Sandoz Notches Approval of Tyruko, First Biosimilar to Treat Multiple Sclerosis

On August 24, the FDA announced that it had approved its 42nd biosimilar—Sandoz’s Tyruko® (natalizumab-sztn), a new biosimilar agent for the treatment of relapsing forms of multiple sclerosis (MS) (an initial clinically isolated occurrence, relapsing-remitting disease, and secondary progressive disease). As with the reference product Tysabri®, Tyruko is also indicated to induce and maintain clinical response in patients with moderate-to-severe Crohn’s disease who have had inadequate response to or are unable to tolerate other conventional treatments. Phase 3 studies were completed in patients with relapsing-remitting multiple sclerosis.

This approval marks several new biosimilar firsts. It is the first integrin-receptor antagonist, as well as the first biosimilar approval for an MS treatment. This will also be the first opportunity for neurologists to prescribe a biosimilar product.

In addition, Biogen’s Tysabri earned $1.1 billion in 2022, but it has only 5% of the total marketshare in the MS category owing to heavy competition and Roche’s leading product Ocrevus®. Another factor limiting utilization of natalizumab is the boxed warning for the increased risk of progressive multifocal leukoencephalopathy, which Tyruko also carries. Therefore, it is also the first US biosimilar entry for a reference product that does not lead the disease category (e.g., infliximab, trastuzumab, bevacizumab, adalimumab, pegfilgrastim, etc).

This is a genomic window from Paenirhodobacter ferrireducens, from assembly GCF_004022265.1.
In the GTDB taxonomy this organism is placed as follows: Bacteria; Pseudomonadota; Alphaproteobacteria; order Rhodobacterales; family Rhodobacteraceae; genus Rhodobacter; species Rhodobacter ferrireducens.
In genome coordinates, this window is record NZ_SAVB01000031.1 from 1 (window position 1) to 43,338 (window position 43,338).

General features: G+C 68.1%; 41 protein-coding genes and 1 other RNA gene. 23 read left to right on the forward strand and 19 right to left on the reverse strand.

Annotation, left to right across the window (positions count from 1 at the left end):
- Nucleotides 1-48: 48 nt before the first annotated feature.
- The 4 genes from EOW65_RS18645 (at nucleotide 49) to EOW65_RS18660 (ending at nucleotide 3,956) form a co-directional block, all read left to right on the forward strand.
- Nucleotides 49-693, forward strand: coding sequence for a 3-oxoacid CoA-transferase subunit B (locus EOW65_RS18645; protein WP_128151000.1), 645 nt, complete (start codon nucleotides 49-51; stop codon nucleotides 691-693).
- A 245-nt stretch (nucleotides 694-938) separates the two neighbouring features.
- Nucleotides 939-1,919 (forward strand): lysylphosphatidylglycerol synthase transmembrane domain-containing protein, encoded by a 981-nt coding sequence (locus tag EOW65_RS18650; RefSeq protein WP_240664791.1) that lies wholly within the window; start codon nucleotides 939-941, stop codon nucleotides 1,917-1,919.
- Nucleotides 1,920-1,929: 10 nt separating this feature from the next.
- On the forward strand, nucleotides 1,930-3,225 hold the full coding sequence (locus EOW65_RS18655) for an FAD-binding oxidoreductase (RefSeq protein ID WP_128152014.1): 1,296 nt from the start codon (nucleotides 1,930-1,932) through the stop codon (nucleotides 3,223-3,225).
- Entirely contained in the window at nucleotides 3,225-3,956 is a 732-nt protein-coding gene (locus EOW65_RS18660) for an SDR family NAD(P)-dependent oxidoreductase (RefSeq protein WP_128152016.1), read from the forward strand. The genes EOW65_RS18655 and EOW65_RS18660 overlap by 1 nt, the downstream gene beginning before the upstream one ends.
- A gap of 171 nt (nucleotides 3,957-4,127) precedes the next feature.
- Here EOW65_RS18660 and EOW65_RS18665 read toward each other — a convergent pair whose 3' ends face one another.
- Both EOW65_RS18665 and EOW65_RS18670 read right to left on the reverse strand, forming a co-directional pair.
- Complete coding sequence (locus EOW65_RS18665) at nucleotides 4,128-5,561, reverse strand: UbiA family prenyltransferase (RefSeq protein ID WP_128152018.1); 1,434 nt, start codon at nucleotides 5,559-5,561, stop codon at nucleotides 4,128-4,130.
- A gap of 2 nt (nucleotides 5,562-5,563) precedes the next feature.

Launch and pricing information have not been announced yet by Sandoz, which is in the final stages of a spinoff from Novartis. The savings gained from this product may be more limited than we have seen from biosimilar introductions in the past: No other major biosimilar manufacturer has publicly announced its intent to enter this competition. As previously reported, patent litigation between Sandoz and Biogen is outstanding and may affect launch timing. In its own press release, the company stated, “Sandoz is committed to bringing this important medicine to US patients as soon as possible.”

Tyruko was developed by Sandoz’s partner Polpharma Biologics. Sandoz’s biosimilar portfolio now stands at 5 approved products, including adalimumab (Hyrimoz®), filgrastim (Zarxio®), pegfilgrastim (Ziextenzo®), Tyruko, and etanercept (Erelzi®).  

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